Nine Lyric Poets

The Nine Lyric or Melic Poets were a canonical group of ancient Greek poets esteemed by the scholars of Hellenistic Alexandria as worthy of critical study. In the Palatine Anthology it is said that they established lyric song.
They were:
Alcman of Sparta
Sappho of Lesbos
Alcaeus of Mytilene
Anacreon of Teos
Stesichorus of Metauros
Ibycus of Rhegium
Simonides of Ceos
Bacchylides of Ceos
Pindar of Thebes
In most Greek sources the word melikos is used to refer to these poets, but the variant lyrikos became the regular form in both Latin and in modern languages. The ancient scholars defined the genre on the basis of the musical accompaniment, not the content. Thus, some types of poetry which would be included under the label "lyric poetry" in modern criticism, are excluded—namely, the elegy and iambus which were performed with flutes.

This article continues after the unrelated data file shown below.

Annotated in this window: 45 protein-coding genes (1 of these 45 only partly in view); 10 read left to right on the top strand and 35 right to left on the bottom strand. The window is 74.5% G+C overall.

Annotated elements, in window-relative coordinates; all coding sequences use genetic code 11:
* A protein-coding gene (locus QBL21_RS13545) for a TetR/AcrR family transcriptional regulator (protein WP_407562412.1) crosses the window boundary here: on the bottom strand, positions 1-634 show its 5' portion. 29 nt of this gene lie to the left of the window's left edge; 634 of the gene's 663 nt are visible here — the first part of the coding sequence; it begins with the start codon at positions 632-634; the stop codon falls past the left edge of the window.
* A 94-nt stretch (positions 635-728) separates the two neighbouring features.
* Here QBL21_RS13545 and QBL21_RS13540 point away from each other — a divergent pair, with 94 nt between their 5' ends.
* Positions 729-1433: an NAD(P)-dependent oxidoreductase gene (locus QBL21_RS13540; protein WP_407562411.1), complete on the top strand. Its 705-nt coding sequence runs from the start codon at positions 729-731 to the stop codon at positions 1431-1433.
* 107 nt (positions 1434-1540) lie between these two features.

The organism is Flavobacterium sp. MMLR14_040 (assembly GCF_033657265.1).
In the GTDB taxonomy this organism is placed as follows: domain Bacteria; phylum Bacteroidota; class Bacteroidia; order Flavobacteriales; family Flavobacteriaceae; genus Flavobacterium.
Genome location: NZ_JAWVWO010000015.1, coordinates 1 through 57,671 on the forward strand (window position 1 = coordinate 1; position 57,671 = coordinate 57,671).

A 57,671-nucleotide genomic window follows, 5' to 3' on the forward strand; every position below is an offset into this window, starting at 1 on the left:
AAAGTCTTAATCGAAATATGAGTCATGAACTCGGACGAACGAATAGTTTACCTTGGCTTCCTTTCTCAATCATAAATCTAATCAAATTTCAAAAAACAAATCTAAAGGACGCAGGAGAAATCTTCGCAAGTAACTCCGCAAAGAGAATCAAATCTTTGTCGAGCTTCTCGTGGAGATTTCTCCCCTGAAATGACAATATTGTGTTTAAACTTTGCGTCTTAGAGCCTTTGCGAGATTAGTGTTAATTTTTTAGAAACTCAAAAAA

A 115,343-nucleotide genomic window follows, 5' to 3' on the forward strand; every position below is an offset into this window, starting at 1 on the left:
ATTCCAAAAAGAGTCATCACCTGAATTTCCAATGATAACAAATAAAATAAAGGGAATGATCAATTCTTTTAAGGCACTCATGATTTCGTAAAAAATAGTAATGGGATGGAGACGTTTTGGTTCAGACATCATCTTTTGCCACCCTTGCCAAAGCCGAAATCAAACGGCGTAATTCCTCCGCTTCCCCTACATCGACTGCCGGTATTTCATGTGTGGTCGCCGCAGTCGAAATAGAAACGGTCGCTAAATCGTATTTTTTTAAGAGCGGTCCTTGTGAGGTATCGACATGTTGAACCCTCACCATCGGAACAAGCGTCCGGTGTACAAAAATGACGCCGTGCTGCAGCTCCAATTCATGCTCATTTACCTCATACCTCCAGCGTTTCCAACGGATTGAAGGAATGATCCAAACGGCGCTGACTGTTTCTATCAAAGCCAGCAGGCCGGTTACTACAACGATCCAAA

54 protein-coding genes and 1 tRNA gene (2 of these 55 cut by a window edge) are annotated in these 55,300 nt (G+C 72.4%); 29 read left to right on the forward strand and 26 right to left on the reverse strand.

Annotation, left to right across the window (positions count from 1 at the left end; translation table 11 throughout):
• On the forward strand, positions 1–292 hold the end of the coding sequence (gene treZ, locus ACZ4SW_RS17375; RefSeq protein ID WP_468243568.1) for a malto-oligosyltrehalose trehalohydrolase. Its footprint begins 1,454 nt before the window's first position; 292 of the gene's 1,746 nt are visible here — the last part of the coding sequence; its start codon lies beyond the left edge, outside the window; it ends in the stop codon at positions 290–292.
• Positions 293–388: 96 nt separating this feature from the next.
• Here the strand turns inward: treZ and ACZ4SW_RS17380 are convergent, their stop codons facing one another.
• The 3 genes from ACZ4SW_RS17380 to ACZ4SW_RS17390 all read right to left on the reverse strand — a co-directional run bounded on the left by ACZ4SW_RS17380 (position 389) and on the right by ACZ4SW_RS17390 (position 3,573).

The Nine Lyric Poets are traditionally divided among those who primarily composed choral verses, and those who composed monodic verses. This division is contested by some modern scholars.
Antipater of Thessalonica proposes an alternative canon of nine female poets.
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